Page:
By Andréa Picard “Two types of film: those that employ the resources of the theatre (actors, directors, etc…) and use the camera in order to reproduce; those that employ the resources of cinematography and use the camera to create.” —Robert Bresson, Notes sur le Cinématographe “Art is like a fire; it is born out of…

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Film/Art | In Das Auge of the Beholder: Thomas Hirschhorn and Bruno Dumont

By Andrea Picard / June 29, 2011

By Andréa Picard “The intellect may be compared to a carver, but it has the peculiarity of imagining that the chicken always was the separate pieces into which the carving-knife divides it.”—Bertrand Russell In Toronto in early March to put the final touches on his transplanted 2008 Secession sensation Das Auge (The Eye) at the…

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Film/Art | There’s No Place Like Home: Absalon, Aitá, and Ocaso

By Andrea Picard / March 12, 2011

By Andréa Picard “These homes will be a means of resistance to a society that keeps me from becoming what I must become.”—Absalon “In Basque mythology the house or etxe is a sacred area where the living and the dead meet on equal terms.”— José Maria De Orbe The Israeli-born, Paris-dwelling sculptor Absalon chiselled his…

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Columns | Film/Art

By Andrea Picard / December 17, 2010

In the enchanted land of pewter trees, Rohmer’s line describing a semi-circle By Andréa Picard “What gives truth to a Cézanne is not the pseudo-likeness to the model, it’s the trace it carries within it of the process by which the painter perceives it.” “Like painting, sculpture, architecture, and the ballet, the cinema is an…

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Spotlight | Film Socialisme (Jean-Luc Godard, Switzerland/France)

By Andrea Picard / June 18, 2010

By Andréa Picard “The triumph of the demagogies is fleeting. Ruins are eternal.” —Charles Péguy “What appears before us is an impossible story; we are confronting a sort of zero.”—Film Socialisme “It takes strength and courage in order to think.”—Film Socialisme LIBÉRER FÉDÉRER Those words, in big, blocky white letters, lingered with me three weeks…

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Columns | Film Art | Orphans and Maniacs: Chantal Akerman’s Maniac Summer

By Andrea Picard / March 17, 2010

By Andréa Picard Whether ironic, playful or slightly self-deprecating, the title of Chantal Akerman’s Maniac Summer, recently exhibited at the Marion Goodman gallery in Paris is apt, bemusing, and applicable to many of her other works—at least the maniac part. Pathology is Akerman’s specialty, as she consistently delves into a cinema of solipsism, not unlike…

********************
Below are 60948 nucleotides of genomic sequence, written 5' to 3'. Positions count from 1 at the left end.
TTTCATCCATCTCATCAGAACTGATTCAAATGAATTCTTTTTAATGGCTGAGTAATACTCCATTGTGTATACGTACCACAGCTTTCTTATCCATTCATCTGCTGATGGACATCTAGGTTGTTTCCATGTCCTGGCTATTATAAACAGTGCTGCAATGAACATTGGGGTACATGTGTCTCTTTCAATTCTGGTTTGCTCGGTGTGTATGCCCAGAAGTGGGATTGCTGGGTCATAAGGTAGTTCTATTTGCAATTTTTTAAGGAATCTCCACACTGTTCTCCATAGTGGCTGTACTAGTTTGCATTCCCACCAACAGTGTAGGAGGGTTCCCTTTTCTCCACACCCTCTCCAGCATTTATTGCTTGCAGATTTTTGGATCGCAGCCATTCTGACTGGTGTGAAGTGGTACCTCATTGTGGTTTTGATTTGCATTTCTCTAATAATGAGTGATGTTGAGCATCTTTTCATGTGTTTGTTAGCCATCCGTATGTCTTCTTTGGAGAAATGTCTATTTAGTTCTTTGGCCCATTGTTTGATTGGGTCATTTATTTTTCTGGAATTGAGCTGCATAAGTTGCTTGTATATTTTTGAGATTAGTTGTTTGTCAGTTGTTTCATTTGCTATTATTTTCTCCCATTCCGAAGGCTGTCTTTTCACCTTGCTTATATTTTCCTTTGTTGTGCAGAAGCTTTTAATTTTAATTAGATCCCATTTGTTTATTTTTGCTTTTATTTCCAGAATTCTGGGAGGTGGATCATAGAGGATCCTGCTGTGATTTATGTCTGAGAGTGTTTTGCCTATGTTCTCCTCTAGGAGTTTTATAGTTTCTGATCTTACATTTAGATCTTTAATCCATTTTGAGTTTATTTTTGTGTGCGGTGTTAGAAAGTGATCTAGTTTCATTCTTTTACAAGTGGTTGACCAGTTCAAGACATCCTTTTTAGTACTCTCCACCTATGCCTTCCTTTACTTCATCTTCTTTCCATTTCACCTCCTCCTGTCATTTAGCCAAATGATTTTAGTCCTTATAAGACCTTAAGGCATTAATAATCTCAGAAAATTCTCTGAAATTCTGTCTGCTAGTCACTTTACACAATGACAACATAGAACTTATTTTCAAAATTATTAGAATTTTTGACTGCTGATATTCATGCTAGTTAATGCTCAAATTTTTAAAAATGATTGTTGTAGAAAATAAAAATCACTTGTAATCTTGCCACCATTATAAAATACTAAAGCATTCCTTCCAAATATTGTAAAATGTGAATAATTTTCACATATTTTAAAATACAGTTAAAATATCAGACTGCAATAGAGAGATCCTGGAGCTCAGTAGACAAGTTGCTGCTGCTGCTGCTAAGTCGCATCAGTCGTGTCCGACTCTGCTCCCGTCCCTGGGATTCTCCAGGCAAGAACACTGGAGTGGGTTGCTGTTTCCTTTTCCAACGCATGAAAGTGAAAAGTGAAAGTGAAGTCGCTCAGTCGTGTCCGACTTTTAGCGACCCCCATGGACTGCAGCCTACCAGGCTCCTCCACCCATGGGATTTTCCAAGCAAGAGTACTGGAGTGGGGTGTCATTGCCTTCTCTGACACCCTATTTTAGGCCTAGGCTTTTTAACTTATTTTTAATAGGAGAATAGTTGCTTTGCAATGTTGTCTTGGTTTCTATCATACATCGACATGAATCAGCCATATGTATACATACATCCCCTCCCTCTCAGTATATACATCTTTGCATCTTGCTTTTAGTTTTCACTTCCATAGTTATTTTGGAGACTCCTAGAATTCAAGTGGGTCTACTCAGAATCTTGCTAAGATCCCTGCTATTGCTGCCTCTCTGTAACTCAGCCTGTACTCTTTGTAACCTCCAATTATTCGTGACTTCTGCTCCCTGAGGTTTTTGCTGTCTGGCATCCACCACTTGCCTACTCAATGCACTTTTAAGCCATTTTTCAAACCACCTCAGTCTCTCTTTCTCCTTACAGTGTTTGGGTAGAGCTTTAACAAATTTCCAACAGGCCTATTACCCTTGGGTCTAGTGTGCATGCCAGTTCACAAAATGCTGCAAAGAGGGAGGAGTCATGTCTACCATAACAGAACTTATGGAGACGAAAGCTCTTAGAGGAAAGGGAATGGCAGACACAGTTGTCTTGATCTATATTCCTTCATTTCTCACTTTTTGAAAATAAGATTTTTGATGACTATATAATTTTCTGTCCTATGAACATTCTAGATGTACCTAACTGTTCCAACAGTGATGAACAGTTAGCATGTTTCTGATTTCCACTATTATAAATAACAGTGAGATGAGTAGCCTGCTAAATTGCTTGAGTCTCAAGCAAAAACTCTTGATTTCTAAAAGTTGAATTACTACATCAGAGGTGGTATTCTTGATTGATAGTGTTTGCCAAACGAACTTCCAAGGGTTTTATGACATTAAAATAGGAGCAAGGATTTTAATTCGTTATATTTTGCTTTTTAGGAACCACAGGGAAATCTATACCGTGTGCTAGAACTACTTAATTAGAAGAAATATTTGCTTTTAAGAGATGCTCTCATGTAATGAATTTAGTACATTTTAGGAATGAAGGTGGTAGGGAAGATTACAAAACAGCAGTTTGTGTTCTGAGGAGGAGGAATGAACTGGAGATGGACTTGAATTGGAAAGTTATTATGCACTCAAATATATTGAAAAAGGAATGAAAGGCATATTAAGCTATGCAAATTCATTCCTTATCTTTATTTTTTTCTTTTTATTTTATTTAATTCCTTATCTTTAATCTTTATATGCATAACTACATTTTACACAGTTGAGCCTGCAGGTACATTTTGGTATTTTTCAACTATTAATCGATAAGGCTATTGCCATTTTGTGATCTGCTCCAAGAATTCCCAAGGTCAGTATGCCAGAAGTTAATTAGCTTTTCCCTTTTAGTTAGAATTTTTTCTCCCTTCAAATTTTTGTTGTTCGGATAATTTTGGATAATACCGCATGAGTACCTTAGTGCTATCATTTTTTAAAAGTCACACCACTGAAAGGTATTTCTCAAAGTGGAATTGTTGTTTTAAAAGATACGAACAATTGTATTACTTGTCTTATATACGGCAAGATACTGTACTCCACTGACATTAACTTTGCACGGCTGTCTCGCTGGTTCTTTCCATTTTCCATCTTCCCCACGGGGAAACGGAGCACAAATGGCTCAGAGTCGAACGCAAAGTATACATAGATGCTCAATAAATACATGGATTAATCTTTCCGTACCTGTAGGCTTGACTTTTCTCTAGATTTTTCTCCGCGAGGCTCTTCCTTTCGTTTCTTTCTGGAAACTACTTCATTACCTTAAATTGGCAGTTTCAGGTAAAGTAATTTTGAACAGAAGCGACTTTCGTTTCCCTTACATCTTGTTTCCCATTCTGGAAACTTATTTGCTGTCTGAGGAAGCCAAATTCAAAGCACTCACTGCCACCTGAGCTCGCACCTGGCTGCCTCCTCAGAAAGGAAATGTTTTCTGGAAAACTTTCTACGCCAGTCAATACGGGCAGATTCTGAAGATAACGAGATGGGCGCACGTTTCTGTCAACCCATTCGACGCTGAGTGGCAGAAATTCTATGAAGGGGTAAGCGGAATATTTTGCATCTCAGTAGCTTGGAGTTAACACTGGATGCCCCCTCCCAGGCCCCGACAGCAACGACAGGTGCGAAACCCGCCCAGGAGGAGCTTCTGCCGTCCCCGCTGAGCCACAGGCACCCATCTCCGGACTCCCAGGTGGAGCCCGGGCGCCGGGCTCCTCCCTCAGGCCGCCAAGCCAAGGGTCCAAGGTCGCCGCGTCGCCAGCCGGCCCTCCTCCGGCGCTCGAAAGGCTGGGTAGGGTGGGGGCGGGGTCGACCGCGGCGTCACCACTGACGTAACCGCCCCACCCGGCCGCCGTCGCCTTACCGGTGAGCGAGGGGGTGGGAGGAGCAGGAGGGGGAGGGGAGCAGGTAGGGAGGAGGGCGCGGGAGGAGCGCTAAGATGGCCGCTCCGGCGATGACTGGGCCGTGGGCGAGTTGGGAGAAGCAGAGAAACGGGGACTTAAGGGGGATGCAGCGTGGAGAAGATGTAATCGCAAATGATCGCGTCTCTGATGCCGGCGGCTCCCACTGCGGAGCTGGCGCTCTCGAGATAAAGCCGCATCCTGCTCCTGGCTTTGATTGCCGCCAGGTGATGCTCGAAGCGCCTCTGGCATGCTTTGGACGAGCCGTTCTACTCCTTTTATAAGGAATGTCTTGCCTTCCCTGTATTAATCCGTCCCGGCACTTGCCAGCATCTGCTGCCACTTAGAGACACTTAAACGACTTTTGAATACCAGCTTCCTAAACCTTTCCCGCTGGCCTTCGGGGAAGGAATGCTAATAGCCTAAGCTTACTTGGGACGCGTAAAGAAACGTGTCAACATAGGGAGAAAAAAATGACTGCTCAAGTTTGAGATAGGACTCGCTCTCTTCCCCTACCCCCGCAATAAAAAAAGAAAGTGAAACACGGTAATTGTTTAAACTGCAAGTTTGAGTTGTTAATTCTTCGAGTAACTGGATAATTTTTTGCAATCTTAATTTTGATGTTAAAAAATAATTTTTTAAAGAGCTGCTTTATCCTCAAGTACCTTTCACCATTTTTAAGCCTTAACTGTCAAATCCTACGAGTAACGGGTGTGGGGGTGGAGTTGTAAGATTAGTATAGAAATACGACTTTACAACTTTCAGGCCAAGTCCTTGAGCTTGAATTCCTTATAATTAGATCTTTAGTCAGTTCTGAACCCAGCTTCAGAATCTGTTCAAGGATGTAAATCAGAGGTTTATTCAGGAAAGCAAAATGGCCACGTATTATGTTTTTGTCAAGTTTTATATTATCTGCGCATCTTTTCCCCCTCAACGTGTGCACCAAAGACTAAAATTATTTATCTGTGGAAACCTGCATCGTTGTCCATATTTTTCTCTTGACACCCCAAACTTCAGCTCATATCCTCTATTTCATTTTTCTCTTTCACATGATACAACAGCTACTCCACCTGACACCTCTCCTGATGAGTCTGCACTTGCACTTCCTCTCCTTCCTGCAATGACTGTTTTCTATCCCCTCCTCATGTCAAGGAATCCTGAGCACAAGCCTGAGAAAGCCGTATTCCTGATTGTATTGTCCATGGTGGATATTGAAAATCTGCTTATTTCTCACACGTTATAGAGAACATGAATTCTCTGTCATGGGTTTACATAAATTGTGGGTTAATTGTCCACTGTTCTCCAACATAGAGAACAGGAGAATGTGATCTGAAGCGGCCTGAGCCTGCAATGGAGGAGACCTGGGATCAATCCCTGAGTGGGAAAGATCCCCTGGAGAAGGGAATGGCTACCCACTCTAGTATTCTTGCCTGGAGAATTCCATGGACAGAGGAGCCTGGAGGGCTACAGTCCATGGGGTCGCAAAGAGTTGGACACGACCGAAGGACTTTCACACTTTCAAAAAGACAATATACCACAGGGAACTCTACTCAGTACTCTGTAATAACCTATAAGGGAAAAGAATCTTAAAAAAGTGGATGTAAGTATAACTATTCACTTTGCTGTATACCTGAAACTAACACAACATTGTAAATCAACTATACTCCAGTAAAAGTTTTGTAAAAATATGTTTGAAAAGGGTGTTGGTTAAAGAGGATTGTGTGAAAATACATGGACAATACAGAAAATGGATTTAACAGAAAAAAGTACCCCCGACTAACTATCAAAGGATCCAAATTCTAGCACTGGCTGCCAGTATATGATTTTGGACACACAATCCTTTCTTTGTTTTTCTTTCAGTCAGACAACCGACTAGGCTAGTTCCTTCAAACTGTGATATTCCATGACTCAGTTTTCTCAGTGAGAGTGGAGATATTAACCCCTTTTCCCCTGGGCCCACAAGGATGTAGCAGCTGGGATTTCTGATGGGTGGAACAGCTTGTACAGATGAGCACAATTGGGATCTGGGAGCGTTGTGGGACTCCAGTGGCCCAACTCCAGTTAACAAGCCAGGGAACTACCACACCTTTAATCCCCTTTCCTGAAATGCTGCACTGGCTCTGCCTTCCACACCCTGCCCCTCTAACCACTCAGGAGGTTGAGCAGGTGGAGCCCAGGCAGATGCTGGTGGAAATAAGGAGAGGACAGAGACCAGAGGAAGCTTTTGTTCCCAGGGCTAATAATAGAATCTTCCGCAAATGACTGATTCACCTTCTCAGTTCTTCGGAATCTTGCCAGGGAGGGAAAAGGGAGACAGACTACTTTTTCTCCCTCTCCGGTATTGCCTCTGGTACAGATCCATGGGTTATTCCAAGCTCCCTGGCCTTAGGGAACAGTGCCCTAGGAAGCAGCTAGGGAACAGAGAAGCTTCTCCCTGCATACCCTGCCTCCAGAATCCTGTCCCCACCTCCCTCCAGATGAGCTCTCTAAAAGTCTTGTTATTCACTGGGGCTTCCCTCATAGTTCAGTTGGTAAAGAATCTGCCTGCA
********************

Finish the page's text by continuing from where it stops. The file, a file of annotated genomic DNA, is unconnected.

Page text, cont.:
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The Decade in Review | Andréa Picard

By Andrea Picard / March 16, 2010

A decade of remembering (or, Avant que j’oublie) Literally. Or the fear of forgetting. From Godard’s elegiac Éloge de l’amour (an anguished apologia for the ramshackle installation to come—another of the decade’s most memorable moments strewn amid the ruins of abandoned thought), perhaps the most poignant and prescient statement of the ‘00s (one plus one), not…

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Columns | Film/Art – In Comparison: HF | RG

By Andrea Picard / December 16, 2009

By Andréa Picard This column is so late, it’s as good as expired. And alas, it’s not even the article it once was or was meant to be. Blame it on the archive (or lack thereof) and the machine (ditto), definitely on the so-called nonverbal and a rather limp attempt at montage. In late August,…

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Columns | FILM/ART: Reading Between the Lines with Bruce McClure

By Andrea Picard / September 3, 2009

By Andréa Picard “I think an artist is always working with limits, but these limits are extended and discovered. There’s an art of discovering new limits.”—Robert Smithson “After all, wreckage is often more interesting than structure.”—Bruce McClure Bruce McClure is an artist both increasingly known and unknown. His film performances have been featured (and cultishly…

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Columns | FILM/ART: This Time Tomorrow: The Zanzibar Films

By Andrea Picard / September 1, 2009

By Andréa Picard “One of the notable events in the art-world in the last few years is that Mannerism has again become fashionable…It is, in a phrase, the stylish style.”—John Sherman, 1965 Even Mannerism, the 16th century visual, literary, and musical style—that ne plus ultra of all bêtes noires—has bobbed in and out of vogue.…

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Columns | FILM/ART Featuring Michel Auder

By Andrea Picard / September 1, 2009

By Andréa Picard “Usually, you eat, you get laid, you’re worried about money, you have money, you’re happy, you’re sad, you cry, you have more sex, if you’re lucky, and then, you know, there’s nothing left in life, it’s just what it is.”—Michel Auder in The Feature Watching The Feature, vidéaste Michel Auder’s return to…

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Columns | FILM/ART A Paradox: Remembering Guillaume Depardieu

By Andrea Picard / August 29, 2009

By Andréa Picard “Paradoxe.” You must call it “Paradoxe,” he said in French, his famously crooked smile as wide as his eyes were squinty and full of play. Incredibly, I sat directly opposite Guillaume Depardieu exactly one year ago, in what was to be my first and as of yet only mock interview—a staggering 45…